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“New Orleans”

“New Orleans”. Birthplace of Jazz. Early History. New Orleans is a port city and 19 th -century commercial center slave trade, but also “more relaxed Caribbean culture 1718: founded by France 1763: sold to Spain 1803: reclaimed by the French

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“New Orleans”

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  1. “New Orleans” Birthplace of Jazz

  2. Early History • New Orleans is a port city and 19th-century commercial center • slave trade, but also “more relaxed Caribbean culture • 1718: founded by France • 1763: sold to Spain • 1803: reclaimed by the French • 1803: almost immediately sold to the United States • 1804: Haitian revolution. Many white masters and their slaves fled to New Orleans. • French, Spanish, and English speakers • largest, most sophisticated city in the South • cultural life from the 18th century, encompassing opera, Mardi Gras, dances, parades, and fancy balls.

  3. History (cont’d.) • essentially French in character • Race relations somewhat “unique” compared elsewhere in US • slaves allowed to retain culture, including music. • Congo Square • From 1817 to about 1840 slaves and free blacks were permitted to dance and play music in a field behind the French Quarter called Congo Square

  4. Voluntary colonists: • Capuchin monks, Jesuits, and Ursuline nuns - late 1720s. • Germans (just above the city). • "Casket girls.” • Acadians. • settlers from Spain, Africa, the West Indies, British America, Ireland, and Italy. • Slaves. • at least a few "free blacks" lived in New Orleans by 1722.

  5. Creoles of color • New Orleans society recognized a mixed race culture in addition to blacks/whites • New Orleans mulattos known as Creoles of Color • French language skills, Catholic religious practice • privileges and opportunities, including civic power, property ownership, decent education, and skilled trades • "By the beginning of the nineteenth century, the Creoles occupied a position very near the top of the social order and though excluded from certain areas of white interaction, they had created their own social units, equal to and often vastly superior all others in the community.” A few owned cotton and sugar plantations with numerous slaves.

  6. Creole Musicians • musical performance for many was a "hobby.“ • participated in opera and symphonic performances as well as the numerous brass bands. • Uneducated “Uptown Negroes” played raucous, beat-based, orally learned, bluesy, improvised music based on rags, folk music, and marches. Creoles saw this as unprofessional, but they started teaching Uptown blacks as well as young Creoles. • At first Creoles got the better-paying jobs playing traditional European dances, but blacks offered a new way of playing.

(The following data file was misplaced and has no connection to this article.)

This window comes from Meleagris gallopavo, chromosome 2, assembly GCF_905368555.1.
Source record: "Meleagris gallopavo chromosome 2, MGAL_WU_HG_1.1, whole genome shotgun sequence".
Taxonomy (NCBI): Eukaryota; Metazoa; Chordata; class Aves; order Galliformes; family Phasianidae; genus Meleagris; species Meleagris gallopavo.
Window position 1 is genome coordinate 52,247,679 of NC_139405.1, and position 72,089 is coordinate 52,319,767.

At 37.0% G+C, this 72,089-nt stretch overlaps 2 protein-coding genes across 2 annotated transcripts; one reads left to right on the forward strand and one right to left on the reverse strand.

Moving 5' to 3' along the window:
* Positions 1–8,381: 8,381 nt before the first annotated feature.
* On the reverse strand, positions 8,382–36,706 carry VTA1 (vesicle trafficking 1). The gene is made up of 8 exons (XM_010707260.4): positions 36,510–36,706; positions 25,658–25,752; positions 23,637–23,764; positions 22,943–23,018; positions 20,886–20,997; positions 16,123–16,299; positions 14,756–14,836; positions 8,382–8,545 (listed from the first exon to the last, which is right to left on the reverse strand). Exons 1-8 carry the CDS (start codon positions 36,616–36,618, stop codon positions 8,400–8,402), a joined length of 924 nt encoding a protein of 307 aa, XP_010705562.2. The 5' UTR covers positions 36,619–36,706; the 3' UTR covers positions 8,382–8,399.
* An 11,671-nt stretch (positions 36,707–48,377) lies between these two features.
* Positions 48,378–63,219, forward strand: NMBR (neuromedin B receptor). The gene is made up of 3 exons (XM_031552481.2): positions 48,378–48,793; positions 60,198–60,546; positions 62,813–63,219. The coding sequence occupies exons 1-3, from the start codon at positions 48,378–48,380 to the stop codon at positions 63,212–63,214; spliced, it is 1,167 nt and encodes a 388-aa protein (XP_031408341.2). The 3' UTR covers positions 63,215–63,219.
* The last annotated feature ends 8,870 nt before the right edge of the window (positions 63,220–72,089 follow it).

7. Storyville • Alderman Sidney Story, in attempting to confine the trade of prostitution to a limited area, established a 38-block area that became known as Storyville. • primarily devoted prostitution and “related businesses.” • In August 1917, the Secretary of War and the Secretary of the Navy issued orders forbidding open prostitution within five miles of Army or Navy posts.

  8. War Between the States (April 12, 1861) • followed by Reconstruction and post-Reconstruction eras. • events and changing economic and political circumstances gradually changed the social strata of New Orleans. • Public segregation by race re-imposed 1877. • "Act 111 of the Regular Session of the Louisiana Legislature" - the first of the so-called "Jim Crow" laws - was enacted in 1890; separate cars were required for black and white patrons traveling first class (led to Plessy v. Ferguson) • separate waiting rooms in railroad depot. • outlawing of interracial marriages.

  9. Economic hardship • Both black and white workers experienced economic hardship in the 1880s and 1890s. • A huge influx of immigrants competed for available work. • industrial machinery replaced large numbers of workers. • unions organizing many trade/craftsman positions. • Many Creole artisans found themselves completely out of work or operating on a much smaller scale.

  10. The Great Migration • In the late nineteenth century, former slaves started to move into cities like New Orleans. With the onset of World War I, they moved north to places like Chicago and New York. They were socially motivated by their powerlessness, the discriminatory practices of sharecropping, widespread racial segregation, and thousands of lynchings for which nobody was arrested. • The draft during World War I opened up the labor market in northern cities for blacks.

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